Justus v. Com.

Annotate this Case

266 S.E.2d 87 (1980)

Buddy Earl JUSTUS v. COMMONWEALTH of Virginia.

Record No. 791326.

Supreme Court of Virginia.

April 18, 1980.

*89 H. Gregory Campbell, Jr., Blacksburg (Robert W. Spessard, Jr., Roanoke, Gilmer, Sadler, Ingram, Sutherland & Hutton, Blacksburg, Spessard & Spessard, Roanoke, on briefs), for appellant.

Jerry P. Slonaker, Asst. Atty. Gen. (Marshall Coleman, Atty. Gen., on brief), for appellee.

Before I'ANSON, C. J., and CARRICO, HARRISON, COCHRAN, HARMAN, POFF and THOMPSON, JJ.

HARRISON, Justice.

A jury convicted Buddy Earl Justus of willful, deliberate, and premeditated killing during the commission of, or following rape, Code § 18.2-31(e), and, after a penalty proceeding, recommended that his punishment be fixed at death. Following receipt of the post conviction report of a probation officer, the trial court held a sentencing hearing, confirmed the jury's verdict, and ordered that Justus be executed. Code §§ 19.2-264.3 through -264.5. The defendant sought and is entitled to this appellate review of sentence as a matter of right, Code § 17.110.1(A), and it, along with the appeal of his conviction, has been given priority on our docket. Code § 17.110.2. The defendant requests, alternatively, that we reverse and remand for trial upon the capital murder charge or that we commute the death sentence to life imprisonment.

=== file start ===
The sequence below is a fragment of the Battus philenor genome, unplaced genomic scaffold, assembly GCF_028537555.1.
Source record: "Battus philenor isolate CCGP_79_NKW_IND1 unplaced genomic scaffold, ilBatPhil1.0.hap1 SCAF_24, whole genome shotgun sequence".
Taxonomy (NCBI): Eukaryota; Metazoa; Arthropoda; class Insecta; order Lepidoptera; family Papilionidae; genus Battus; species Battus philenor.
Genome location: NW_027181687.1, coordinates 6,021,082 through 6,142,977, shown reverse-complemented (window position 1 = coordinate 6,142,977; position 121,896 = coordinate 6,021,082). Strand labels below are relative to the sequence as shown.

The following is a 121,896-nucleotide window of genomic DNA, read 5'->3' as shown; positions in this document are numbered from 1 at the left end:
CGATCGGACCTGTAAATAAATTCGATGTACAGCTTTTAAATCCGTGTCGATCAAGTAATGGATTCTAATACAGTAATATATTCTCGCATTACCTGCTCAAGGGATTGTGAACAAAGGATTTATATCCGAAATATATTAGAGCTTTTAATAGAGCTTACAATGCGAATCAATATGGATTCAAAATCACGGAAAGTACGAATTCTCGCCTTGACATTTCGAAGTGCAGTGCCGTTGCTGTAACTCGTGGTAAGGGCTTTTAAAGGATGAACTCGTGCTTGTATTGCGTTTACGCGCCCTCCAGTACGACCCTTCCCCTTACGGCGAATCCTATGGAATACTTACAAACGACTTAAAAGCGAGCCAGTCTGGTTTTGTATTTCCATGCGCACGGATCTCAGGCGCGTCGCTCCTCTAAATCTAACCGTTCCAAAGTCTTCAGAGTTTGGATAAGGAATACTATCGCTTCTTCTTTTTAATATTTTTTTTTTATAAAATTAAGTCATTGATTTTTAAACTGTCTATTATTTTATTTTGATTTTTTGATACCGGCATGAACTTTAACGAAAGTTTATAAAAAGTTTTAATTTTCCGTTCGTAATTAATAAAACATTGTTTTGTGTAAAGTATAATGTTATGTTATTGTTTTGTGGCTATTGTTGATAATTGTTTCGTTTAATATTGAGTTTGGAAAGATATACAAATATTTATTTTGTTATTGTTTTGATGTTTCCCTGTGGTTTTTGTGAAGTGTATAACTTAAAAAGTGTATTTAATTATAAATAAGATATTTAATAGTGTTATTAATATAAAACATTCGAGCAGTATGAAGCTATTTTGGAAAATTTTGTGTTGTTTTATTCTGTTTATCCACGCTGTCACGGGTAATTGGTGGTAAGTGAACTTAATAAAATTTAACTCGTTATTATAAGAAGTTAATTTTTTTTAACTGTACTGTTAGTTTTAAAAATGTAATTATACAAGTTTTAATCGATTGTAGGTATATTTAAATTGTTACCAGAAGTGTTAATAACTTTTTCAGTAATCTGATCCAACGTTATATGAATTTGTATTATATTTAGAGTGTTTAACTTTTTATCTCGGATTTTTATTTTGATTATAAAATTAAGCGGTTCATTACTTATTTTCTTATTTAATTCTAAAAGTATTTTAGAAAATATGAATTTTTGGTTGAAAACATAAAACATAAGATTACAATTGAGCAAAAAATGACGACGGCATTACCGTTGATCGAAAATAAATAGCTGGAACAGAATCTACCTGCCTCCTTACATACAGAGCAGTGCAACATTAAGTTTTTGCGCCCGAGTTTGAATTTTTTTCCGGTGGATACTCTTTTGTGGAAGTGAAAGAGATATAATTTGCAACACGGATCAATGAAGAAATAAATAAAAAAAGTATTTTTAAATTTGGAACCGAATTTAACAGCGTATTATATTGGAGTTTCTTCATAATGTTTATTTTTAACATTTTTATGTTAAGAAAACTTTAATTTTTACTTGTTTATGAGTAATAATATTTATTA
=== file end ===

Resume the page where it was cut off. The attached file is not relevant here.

The offense in question occurred in Montgomery County. The evidence at trial established that Ida Mae Moses was found dead by her husband in their home around 2 p. m. on October 3, 1978. The nude body of the decedent was lying lengthwise on her back across a bed in one of the bedrooms. An autopsy revealed that Mrs. Moses had been shot twice in her face and once in the back of her head. Seminal fluid of a blood type consistent with that of the defendant was found matted in the pubic hairs of the victim and also inside her vagina. A pathologist testified that Mrs. Moses was carrying a "near term" fetus at the time she was murdered.